A quiet spell on the reserve of late as Martin will testify on his blog. We are at that time of year when what may arrive for the winter is now here, so it is just waiting for the first migrants to appear to bring something new.
The reliable birds include up to 14 brambling on the feeders and the willow tit now back in D woods again. A pair of amorous treecreepers have been seen by several observers showing hope for breeding this year. All pictures below courtesy of HVWG:
This mistle thrush was establishing itself in the treatment works compound again - again hopefully another good breeding year:
The two red-head smew have been regular on Watton NR, and a nice returnee is the drake pintail which has been seen pretty much everywhere on site. Around 5 goosander regularly roost on D res, and there are plenty of goldeneye:
The teal are looking good and doing their best to impress:
And there are usually a bunch of redshank on South Marsh East:
Nice news is the return of oystercatchers again to the Marsh:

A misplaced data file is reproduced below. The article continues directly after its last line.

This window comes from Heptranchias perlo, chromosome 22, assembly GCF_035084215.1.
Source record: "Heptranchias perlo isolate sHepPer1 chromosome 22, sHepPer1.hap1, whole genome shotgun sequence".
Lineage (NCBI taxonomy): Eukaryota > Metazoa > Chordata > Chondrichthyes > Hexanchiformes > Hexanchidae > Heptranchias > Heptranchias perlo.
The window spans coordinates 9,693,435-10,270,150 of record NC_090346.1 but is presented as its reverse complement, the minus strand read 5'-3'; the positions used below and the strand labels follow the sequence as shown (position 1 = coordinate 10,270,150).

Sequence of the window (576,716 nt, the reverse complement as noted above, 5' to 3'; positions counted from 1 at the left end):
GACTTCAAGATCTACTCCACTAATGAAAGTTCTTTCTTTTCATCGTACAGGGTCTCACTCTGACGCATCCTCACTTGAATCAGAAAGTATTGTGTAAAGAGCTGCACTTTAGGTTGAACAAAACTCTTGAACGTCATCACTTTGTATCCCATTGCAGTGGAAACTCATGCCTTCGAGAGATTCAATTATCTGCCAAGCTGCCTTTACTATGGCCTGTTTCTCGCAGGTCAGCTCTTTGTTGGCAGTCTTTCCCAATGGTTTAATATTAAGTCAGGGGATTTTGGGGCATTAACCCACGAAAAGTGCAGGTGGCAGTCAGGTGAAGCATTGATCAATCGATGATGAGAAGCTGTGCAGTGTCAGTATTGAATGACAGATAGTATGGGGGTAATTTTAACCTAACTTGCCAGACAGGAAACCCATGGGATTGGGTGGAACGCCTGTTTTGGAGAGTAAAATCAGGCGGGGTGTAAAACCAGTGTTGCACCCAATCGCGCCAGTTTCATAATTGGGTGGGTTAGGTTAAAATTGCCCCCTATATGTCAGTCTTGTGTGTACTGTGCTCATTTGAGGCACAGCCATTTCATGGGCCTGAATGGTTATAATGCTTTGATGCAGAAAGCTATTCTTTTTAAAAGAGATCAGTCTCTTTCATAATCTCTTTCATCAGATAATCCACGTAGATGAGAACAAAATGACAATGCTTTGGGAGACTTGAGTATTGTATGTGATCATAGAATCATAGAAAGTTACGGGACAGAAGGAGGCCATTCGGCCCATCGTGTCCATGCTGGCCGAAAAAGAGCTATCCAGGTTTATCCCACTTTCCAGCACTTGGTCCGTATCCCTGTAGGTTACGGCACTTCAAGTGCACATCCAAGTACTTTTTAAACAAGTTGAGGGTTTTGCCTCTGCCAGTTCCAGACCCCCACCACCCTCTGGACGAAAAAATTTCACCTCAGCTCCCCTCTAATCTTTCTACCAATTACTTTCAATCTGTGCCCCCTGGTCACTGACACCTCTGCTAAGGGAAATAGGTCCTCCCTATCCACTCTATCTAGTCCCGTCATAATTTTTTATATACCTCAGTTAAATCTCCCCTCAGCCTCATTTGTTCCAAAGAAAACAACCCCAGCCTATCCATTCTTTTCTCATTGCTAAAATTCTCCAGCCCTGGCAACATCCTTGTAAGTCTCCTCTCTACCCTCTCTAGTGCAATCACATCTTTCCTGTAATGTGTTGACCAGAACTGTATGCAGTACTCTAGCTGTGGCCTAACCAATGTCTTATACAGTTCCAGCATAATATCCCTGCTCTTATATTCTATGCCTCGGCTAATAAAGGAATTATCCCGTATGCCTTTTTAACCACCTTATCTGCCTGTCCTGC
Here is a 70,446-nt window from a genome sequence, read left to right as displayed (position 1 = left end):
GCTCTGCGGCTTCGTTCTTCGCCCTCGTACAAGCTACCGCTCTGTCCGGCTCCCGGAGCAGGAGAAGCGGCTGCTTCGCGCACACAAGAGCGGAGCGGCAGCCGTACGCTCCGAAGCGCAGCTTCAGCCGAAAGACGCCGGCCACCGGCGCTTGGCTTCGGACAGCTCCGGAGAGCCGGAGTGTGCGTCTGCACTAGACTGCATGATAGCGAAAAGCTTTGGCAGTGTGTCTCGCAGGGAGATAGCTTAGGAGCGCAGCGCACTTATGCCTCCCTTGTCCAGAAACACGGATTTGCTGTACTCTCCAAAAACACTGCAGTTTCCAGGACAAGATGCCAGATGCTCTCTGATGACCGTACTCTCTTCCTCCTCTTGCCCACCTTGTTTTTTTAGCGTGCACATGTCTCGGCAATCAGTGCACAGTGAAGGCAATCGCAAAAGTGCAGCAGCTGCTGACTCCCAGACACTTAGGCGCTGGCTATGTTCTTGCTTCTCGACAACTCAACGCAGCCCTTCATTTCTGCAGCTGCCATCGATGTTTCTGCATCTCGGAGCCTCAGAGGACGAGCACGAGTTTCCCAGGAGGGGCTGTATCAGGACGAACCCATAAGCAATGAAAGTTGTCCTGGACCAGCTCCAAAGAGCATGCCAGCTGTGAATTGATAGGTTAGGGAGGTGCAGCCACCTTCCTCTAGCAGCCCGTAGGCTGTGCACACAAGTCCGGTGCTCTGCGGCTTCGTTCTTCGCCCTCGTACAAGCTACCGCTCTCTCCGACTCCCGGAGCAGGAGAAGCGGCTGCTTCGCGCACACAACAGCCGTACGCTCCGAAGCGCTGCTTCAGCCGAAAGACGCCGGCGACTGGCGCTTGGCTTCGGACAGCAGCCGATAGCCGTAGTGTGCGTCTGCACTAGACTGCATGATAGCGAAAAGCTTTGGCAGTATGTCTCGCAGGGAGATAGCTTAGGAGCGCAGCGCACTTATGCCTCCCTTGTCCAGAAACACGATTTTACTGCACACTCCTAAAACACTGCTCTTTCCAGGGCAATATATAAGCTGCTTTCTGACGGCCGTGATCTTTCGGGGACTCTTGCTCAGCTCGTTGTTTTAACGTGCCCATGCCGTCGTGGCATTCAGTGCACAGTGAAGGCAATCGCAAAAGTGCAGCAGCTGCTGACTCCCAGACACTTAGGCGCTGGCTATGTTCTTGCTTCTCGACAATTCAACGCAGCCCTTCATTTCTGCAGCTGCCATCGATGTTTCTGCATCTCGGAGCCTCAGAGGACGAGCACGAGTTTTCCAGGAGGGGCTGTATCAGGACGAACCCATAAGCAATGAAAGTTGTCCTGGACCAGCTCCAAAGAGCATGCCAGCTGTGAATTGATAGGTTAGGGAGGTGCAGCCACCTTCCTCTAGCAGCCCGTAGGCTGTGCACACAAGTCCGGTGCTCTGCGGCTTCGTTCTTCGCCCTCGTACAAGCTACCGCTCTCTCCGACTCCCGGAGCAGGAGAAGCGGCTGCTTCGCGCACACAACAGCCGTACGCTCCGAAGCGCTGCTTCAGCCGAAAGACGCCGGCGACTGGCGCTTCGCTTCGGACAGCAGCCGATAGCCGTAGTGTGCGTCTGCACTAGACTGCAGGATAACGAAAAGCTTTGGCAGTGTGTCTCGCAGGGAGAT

This tell-tale artillery piece betrays the lesser spotted Tony McLean:
To see what he got from the 'other side' click here - including some x-rated oystercatcher pics and a full review of the new Watton Hide!
Lincoln RSPB visited on Sunday - with the highlight for most being 5 lesser redpoll on the alder trees of the Lagoons. We have had reports of 80 siskin on Monday which make up the bulk of the flock.
'Spring-watch' continues - one of the best signals is the flowering of coltsfoot on the reservoir ditches. Les Bardwell has been keeping tabs on its emergence for 20 years; Prior to last winter the plant had been progressively flowering earlier until it got to the point where it was appearing 3 weeks earlier than in 1990 with a succession of mild winters. Last winter it returned to its March flowering date and this winter we are a mere 2 weeks early (Library pic):
Another signature of Spring was found by Bernie from InFocus optics on Sunday - the first herald moth of the year (Pic from last year):
The practical team are doing their best to get the site sorted before the migrants return and the vegetation starts growing. Here Pete is helping construct a new otter holt before the brambles cover it:
Other reserve news includes the completion of the underpinning and maintenance work on South Marsh West hide, with the team moving onto D res North hide next. The path to Watton hide is now repaired so the access is closed off the drain bank again now.